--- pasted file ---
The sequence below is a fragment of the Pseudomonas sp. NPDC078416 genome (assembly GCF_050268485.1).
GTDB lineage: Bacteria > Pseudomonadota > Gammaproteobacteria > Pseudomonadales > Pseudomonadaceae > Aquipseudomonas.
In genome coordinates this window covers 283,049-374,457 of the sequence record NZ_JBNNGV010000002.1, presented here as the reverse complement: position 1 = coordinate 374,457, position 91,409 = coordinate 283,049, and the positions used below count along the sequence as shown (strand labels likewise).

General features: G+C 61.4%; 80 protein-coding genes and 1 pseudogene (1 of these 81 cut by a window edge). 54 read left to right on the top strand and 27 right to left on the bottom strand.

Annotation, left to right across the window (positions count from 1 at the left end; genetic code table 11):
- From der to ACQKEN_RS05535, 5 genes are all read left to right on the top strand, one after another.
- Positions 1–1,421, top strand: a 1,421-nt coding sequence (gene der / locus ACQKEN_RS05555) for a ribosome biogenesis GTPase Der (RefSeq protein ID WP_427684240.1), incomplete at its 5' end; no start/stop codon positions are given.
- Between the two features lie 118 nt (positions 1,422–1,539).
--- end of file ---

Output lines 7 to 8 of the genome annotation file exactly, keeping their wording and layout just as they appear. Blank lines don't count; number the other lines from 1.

- Positions 1–1,421, top strand: a 1,421-nt coding sequence (gene der / locus ACQKEN_RS05555) for a ribosome biogenesis GTPase Der (RefSeq protein ID WP_427684240.1), incomplete at its 5' end; no start/stop codon positions are given.
- Between the two features lie 118 nt (positions 1,422–1,539).